Frequently Asked Questions About Compounding Pharmacies

Thursday, March 5th, 2015

Pharmacies are a part of modern life. If a physician wants a patient to take a certain medication, the patient takes a quick trip to the pharmacy to pick up the prescription. However, if the medication is not commercially available, that is where a compounding pharmacy takes over. What exactly is a compounding pharmacy? We will answer this question and other frequently asked questions about compounding pharmacies and the medications they sell.

What Is A Compounding Pharmacy?

Some medications are not commercially available. If a doctor or other medical provider wants a patient to take this medication, they will send the prescription to a compounding pharmacy. In that pharmacy, a state-licensed pharmacist combines ingredients to create the medication. This service is most often used by patients who have unique medical concerns that commercially available medications do not address.

The irony is that about 100 years ago, the only kind of pharmacy to be found was a compounding pharmacy. It was only when pharmaceutical companies started creating medications for widespread distribution that the non-compounding pharmacy became the norm.

Why Would I Need A Compounded Medication?

Doctors prescribe compounded medications for many reasons. For example, some patients have difficulty swallowing large capsules or pills. The doctor may request the pharmacist to create a liquid or transdermal form of the medication. Some medications can contain ingredients that a patient is allergic or sensitive to. The physician can request the pharmacist to create the medication without those ingredients.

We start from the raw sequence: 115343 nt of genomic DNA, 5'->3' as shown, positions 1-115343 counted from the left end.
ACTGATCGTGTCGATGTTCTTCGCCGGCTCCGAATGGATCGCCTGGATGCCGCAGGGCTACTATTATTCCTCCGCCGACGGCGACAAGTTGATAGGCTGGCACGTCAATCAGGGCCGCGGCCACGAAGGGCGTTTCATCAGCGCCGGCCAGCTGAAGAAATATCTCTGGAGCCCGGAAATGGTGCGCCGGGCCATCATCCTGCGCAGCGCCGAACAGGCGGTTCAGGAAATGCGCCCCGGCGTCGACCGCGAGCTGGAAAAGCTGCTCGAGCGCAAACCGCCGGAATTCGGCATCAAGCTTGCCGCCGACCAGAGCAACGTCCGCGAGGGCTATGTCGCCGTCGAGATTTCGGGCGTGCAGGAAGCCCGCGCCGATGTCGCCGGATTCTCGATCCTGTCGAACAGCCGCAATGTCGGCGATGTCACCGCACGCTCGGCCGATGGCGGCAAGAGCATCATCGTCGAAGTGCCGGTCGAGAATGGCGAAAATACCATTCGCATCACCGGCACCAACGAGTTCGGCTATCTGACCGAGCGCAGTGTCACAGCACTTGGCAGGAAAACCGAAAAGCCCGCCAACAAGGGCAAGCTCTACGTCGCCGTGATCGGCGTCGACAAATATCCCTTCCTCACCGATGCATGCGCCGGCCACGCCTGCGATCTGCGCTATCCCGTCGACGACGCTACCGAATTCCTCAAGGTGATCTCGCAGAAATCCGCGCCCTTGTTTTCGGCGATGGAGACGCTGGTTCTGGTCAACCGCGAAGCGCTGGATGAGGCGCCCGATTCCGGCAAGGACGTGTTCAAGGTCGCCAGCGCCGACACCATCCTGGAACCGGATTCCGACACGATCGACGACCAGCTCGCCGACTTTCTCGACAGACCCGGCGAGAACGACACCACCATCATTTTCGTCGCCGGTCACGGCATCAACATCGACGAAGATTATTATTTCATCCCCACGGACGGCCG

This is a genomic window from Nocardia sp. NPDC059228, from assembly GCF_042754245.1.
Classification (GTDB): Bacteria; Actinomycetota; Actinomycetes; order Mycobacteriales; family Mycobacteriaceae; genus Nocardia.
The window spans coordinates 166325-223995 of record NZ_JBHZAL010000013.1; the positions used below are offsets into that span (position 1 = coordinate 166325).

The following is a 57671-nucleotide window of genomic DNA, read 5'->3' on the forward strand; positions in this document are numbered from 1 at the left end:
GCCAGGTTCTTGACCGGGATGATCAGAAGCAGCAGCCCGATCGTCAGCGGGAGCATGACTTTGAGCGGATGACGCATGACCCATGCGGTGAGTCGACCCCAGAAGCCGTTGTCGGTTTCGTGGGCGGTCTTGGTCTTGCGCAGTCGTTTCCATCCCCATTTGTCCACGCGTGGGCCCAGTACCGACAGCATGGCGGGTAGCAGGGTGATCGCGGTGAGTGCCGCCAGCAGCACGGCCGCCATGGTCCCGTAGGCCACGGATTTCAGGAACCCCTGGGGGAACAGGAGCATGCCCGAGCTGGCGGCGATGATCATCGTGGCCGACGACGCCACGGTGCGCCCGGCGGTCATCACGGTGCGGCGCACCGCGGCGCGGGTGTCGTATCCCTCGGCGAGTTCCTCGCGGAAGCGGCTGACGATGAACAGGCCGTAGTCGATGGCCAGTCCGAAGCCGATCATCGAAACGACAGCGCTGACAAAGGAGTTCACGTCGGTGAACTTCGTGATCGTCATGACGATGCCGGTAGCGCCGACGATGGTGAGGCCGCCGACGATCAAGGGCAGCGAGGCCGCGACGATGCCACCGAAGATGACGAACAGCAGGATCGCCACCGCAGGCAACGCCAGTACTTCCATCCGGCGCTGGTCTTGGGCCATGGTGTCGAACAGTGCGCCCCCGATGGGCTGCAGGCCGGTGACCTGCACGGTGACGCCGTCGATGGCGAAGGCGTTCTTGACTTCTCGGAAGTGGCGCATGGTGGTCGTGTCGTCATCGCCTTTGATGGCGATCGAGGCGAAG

Who Regulates Compounding Pharmacies?

A compounding pharmacy is licensed by each state and the pharmacist-in-charge must meet certain state licensing requirements. Some may also meet the requirements of the Pharmacy Compounding Accreditation Board, known as PCAB.

Does The FDA Inspect Compounding Pharmacies?

In certain situations, the FDA may join a state board or other authorities to inspect a compounding pharmacy. The states are in charge of inspecting and regulating pharmacies of all types. However, the FDA does have the authority to inspect and regulate certain facilities where ingredients are manufactured.

Brown & Fortunato offers legal advice and representation for healthcare entities, including compounding pharmacies. If you have any questions about our services, call us today at (806) 345-6320. You can send us an email from our Contact Us page and read more about our Healthcare Group on the website. You will find our office at 905 S. Fillmore, Suite 400, in Amarillo, Texas.

This information is subject to change. Please check for updates that are more recent than the published date of this article.